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The world was shocked when a wealthy American hunter, Walter Palmer, illegally killed and beheaded Cecil, a beloved and friendly lion for "sport." Cecil was lured off the wildlife preserve where he lived and murdered for Palmer's entertainment. Lions continue to be subjected to these needless hunts that stroke hunter's egos while devastating prides. Sign today to show your disgust with the barbaric practice of trophy hunting.
Goal: 300,000 Progress: 194,455
Sponsored by: The Rainforest Site

Tell the International Union for Conservation of Nature that vulnerable species shouldn't be allowed in game hunts.

Many people mistakenly and understandably think that lions are considered an endangered species. Lions have become extinct in 26 countries. Only seven countries – Botswana, Ethiopia, Kenya, South Africa, Tanzania, Zambia and Zimbabwe – are believed to contain more than 1,000 lions each. Despite this fact, they are still only classified as a "vulnerable species" by the International Union for Conservation of Nature, the governing body that determines such categorizations, and by extension, whether certain protections are put in place for a species.

Between 1999 and 2008, 64% of the 5,663 lions that were killed in the African wild for sport ended up as trophies back in the United States. While arguments that the hefty fees associated with the permits to hunt these magnificent creatures can offset the costs of conservation efforts, the risk of this leading to eventual extinction is a real threat. Because prime male lions are often the most coveted trophies, the process places entire prides at risk by disrupting the species’ complex social structure. Prime male lions are the primary protectors of females and cubs, and a decrease in their population places the rest of the family in a truly vulnerable position. Killing the strongest and most fit lions also removes the best genes from the pool, weakening the species as a whole.

It's time to ensure that animals classified as "vulnerable" are truly protected. Tell the IUCN that trophy hunters should not be allowed to target vulnerable species.

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Dear Director General Julia Marton-Lefevre:

I believe the time has come to actively re-evaluate the protections we offer to vulnerable species. Your recommendations have such a powerful influence on how these decisions are made, and you are in an actionable position to increase the protection of truly vulnerable species, such as the African lion, a creature being ruthlessly hunted towards "endangered" status every year.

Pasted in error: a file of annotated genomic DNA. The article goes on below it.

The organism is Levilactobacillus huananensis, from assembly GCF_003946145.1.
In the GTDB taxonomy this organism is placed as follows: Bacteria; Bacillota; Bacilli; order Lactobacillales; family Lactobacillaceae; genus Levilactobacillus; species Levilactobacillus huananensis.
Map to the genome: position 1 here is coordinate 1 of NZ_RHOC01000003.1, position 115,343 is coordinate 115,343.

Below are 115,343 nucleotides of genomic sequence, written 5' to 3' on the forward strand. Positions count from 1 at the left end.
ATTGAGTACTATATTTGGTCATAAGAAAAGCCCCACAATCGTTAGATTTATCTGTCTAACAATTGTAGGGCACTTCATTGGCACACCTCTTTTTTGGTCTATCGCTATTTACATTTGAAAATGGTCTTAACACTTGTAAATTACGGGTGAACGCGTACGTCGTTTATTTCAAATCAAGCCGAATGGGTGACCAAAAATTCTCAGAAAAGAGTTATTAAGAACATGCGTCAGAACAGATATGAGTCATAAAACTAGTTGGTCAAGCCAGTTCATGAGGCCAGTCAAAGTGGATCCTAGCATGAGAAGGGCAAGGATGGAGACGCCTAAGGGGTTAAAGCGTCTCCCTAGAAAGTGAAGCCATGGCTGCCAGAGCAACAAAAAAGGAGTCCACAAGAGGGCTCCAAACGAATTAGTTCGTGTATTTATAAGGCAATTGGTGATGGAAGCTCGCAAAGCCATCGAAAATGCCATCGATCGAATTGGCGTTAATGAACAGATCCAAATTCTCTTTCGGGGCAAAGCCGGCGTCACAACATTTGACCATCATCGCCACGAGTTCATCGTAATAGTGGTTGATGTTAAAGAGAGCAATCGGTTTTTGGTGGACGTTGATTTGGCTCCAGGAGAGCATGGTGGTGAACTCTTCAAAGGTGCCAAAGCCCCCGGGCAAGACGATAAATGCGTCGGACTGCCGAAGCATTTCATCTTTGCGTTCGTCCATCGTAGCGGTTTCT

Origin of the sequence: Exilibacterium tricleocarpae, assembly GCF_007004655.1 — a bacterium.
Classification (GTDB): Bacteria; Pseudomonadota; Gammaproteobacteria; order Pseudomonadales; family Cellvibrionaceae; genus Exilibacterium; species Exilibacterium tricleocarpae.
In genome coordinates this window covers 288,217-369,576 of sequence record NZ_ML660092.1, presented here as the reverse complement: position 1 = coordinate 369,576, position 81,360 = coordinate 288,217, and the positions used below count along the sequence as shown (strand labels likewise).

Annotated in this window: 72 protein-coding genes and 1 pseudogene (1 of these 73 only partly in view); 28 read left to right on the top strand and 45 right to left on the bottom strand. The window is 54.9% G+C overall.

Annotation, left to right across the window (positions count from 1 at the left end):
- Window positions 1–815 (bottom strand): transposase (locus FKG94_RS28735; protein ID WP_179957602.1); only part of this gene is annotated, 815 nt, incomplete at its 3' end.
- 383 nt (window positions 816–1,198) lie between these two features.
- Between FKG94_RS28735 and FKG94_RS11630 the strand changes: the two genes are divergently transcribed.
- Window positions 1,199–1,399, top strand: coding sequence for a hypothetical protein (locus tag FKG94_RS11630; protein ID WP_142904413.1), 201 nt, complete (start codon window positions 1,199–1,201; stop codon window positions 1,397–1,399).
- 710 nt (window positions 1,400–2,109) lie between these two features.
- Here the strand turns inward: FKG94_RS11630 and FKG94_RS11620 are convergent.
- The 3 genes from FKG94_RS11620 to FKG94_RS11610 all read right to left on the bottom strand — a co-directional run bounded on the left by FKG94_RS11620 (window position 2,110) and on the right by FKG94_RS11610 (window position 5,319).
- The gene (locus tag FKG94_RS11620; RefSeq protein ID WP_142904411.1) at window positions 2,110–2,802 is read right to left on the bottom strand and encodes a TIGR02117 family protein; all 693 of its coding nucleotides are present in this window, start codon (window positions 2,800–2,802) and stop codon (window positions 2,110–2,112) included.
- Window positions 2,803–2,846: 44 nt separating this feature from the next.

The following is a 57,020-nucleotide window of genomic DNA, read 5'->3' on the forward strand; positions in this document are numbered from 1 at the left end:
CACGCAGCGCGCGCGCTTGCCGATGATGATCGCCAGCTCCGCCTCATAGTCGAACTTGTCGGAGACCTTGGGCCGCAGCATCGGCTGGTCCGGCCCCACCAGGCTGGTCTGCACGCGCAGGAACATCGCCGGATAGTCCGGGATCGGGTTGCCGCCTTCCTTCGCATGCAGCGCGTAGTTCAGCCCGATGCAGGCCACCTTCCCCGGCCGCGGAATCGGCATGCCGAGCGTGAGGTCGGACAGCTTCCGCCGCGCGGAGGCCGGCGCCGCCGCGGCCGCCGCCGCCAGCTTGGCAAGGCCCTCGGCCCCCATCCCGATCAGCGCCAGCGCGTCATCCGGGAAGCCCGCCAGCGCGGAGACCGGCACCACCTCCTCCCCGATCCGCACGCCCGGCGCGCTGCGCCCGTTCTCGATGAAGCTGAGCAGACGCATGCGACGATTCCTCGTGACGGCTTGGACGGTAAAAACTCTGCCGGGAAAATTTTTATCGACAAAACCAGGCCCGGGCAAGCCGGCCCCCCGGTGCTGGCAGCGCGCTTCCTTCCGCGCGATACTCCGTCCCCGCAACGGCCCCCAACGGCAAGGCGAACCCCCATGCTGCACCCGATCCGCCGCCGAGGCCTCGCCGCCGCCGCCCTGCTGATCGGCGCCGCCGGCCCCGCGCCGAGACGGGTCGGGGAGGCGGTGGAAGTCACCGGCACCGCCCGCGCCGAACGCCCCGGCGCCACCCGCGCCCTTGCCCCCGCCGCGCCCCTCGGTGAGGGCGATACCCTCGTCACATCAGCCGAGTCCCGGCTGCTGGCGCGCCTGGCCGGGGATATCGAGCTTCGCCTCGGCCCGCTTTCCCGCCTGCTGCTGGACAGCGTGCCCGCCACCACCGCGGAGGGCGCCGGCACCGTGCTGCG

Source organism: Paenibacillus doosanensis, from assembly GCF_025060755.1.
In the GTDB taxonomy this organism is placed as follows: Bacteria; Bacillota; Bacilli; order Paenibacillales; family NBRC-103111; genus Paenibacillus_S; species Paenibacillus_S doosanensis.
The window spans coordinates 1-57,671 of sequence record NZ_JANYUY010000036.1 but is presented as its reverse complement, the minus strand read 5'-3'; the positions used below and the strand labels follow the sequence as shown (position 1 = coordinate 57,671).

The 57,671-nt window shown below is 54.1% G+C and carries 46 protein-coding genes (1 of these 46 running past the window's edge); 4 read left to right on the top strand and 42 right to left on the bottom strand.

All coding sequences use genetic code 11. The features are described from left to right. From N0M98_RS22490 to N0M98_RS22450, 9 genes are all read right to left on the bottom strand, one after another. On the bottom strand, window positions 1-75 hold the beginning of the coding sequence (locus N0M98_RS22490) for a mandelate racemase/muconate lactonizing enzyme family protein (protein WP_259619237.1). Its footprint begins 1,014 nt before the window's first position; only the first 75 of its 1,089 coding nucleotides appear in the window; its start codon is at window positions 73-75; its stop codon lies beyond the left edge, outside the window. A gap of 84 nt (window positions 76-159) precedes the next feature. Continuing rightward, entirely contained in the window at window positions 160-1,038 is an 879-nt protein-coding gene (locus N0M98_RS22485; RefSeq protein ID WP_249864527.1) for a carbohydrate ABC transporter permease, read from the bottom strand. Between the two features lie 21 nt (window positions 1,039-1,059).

Many people mistakenly and understandably think that lions are considered an endangered species. Lions have become extinct in 26 countries. Despite this fact, they are still only classified as a "vulnerable species" by the International Union for Conservation of Nature.

While arguments that the hefty fees associated with the permits to hunt these magnificent creatures can offset the costs of conservation efforts, the risk of this leading to eventual extinction is a real threat. Because prime male lions are often the most coveted trophies, the process places entire prides at risk by disrupting the species' complex social structure. Prime male lions are the primary protectors of females and cubs, and their death places the rest of the family in a truly vulnerable position. Killing the strongest and most fit lions also removes the best genes from the pool, weakening the species as a whole.

Animals that are classified as "vulnerable" should be truly protected. Please change the legal status of "vulnerable" to prevent trophy hunters from targeting animals with precarious situations. Please consider addressing this urgent matter before you step down in 2014.

Sincerely,

Petition Signatures


Jul 23, 2016 claudette cutajar
Jul 22, 2016 Iretta Wang
Jul 22, 2016 Martin Henz
Jul 21, 2016 Ida Lopez
Jul 21, 2016 Rachel Rakaczky
Jul 21, 2016 Donna Hutton
Jul 21, 2016 Patricia Kowal
Jul 21, 2016 Victoria Huddleston
Jul 20, 2016 Michael Petherick
Jul 20, 2016 Karen Van Tuyle
Jul 20, 2016 Lora Alm
Jul 20, 2016 Brittany Riedmayer
Jul 20, 2016 Linda Shifflett
Jul 20, 2016 Kathryn McKinnon
Jul 20, 2016 Robert Krone Stop this senseless killing and leave these animals alone.
Jul 20, 2016 Suzi Drake
Jul 19, 2016 mary e hunt
Jul 18, 2016 Amy Russell
Jul 18, 2016 Juls Robertson
Jul 18, 2016 Charlotte Gray
Jul 18, 2016 kathie kern
Jul 18, 2016 (Name not displayed)
Jul 18, 2016 casey muhs
Jul 18, 2016 Jean Blake
Jul 17, 2016 Esmee Bosch
Jul 16, 2016 (Name not displayed) This needs to stop no matter what it takes. No matter where this happens or where the trophy hunters live. there is no excuse or reason to tolerate trophy hunting, and killing.
Jul 16, 2016 Frances Simek
Jul 14, 2016 Jennifer Schmidt
Jul 14, 2016 Pat Souders
Jul 14, 2016 Gwen Walsh
Jul 14, 2016 André Henrique Bacci
Jul 13, 2016 Giordana Maranesi
Jul 12, 2016 Mary Anne Adams
Jul 12, 2016 Nicole Crowe
Jul 12, 2016 Alex Carr
Jul 10, 2016 Darlene Avery We must do the right thing now, and stop the hunting of lions and other wildlife in Africa, before they become extinct. What a blight on humanity to continue to allow this to happen. They are not vulnerable, but well on their way to becoming extinct.
Jul 7, 2016 Lea Faulks
Jul 7, 2016 Maggie Santiago
Jul 7, 2016 Julie Petty
Jul 6, 2016 Anastacia Whaling
Jul 6, 2016 d conway
Jul 6, 2016 Janice Geist
Jul 6, 2016 Yael Shimshon
Jul 4, 2016 Jacqueline Fonseca
Jul 4, 2016 Bonnie Steiger
Jul 4, 2016 Mina Blyly-Strauss
Jul 4, 2016 Charlotte Pinner
Jul 2, 2016 Turkiz Gokce
Jul 1, 2016 Kristin Womack
Jun 30, 2016 Molly B.H No other species of any animal hunts for sport, only a certain species of human does.

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